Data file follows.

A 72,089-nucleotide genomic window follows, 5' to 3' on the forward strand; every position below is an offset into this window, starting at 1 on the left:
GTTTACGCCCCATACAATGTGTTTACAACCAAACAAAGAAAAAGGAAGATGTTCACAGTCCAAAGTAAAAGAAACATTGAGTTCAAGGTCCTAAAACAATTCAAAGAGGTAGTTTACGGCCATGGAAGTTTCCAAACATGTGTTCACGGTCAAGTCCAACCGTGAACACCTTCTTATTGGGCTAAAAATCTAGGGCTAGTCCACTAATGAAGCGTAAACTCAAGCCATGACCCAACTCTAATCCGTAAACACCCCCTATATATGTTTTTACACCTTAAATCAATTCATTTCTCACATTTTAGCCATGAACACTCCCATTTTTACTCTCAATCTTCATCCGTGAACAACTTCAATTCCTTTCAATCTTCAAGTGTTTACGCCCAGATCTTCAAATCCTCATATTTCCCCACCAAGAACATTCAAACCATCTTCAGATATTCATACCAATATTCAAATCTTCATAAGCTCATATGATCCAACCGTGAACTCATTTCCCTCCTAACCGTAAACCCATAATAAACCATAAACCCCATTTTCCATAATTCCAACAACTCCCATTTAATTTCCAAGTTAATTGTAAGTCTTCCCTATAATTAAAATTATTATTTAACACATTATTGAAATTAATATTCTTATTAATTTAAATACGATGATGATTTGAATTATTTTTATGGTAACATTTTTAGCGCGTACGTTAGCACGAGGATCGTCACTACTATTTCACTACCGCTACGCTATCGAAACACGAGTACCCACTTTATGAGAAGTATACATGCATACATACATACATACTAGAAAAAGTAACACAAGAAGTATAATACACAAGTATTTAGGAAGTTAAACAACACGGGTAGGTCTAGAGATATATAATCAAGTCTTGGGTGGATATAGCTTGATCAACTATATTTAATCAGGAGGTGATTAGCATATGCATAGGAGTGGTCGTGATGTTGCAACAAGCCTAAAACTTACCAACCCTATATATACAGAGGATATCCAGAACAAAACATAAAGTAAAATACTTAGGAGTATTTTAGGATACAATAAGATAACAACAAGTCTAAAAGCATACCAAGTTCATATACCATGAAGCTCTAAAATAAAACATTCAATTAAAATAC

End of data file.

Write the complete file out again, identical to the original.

A 72,089-nucleotide genomic window follows, 5' to 3' on the forward strand; every position below is an offset into this window, starting at 1 on the left:
GTTTACGCCCCATACAATGTGTTTACAACCAAACAAAGAAAAAGGAAGATGTTCACAGTCCAAAGTAAAAGAAACATTGAGTTCAAGGTCCTAAAACAATTCAAAGAGGTAGTTTACGGCCATGGAAGTTTCCAAACATGTGTTCACGGTCAAGTCCAACCGTGAACACCTTCTTATTGGGCTAAAAATCTAGGGCTAGTCCACTAATGAAGCGTAAACTCAAGCCATGACCCAACTCTAATCCGTAAACACCCCCTATATATGTTTTTACACCTTAAATCAATTCATTTCTCACATTTTAGCCATGAACACTCCCATTTTTACTCTCAATCTTCATCCGTGAACAACTTCAATTCCTTTCAATCTTCAAGTGTTTACGCCCAGATCTTCAAATCCTCATATTTCCCCACCAAGAACATTCAAACCATCTTCAGATATTCATACCAATATTCAAATCTTCATAAGCTCATATGATCCAACCGTGAACTCATTTCCCTCCTAACCGTAAACCCATAATAAACCATAAACCCCATTTTCCATAATTCCAACAACTCCCATTTAATTTCCAAGTTAATTGTAAGTCTTCCCTATAATTAAAATTATTATTTAACACATTATTGAAATTAATATTCTTATTAATTTAAATACGATGATGATTTGAATTATTTTTATGGTAACATTTTTAGCGCGTACGTTAGCACGAGGATCGTCACTACTATTTCACTACCGCTACGCTATCGAAACACGAGTACCCACTTTATGAGAAGTATACATGCATACATACATACATACTAGAAAAAGTAACACAAGAAGTATAATACACAAGTATTTAGGAAGTTAAACAACACGGGTAGGTCTAGAGATATATAATCAAGTCTTGGGTGGATATAGCTTGATCAACTATATTTAATCAGGAGGTGATTAGCATATGCATAGGAGTGGTCGTGATGTTGCAACAAGCCTAAAACTTACCAACCCTATATATACAGAGGATATCCAGAACAAAACATAAAGTAAAATACTTAGGAGTATTTTAGGATACAATAAGATAACAACAAGTCTAAAAGCATACCAAGTTCATATACCATGAAGCTCTAAAATAAAACATTCAATTAAAATAC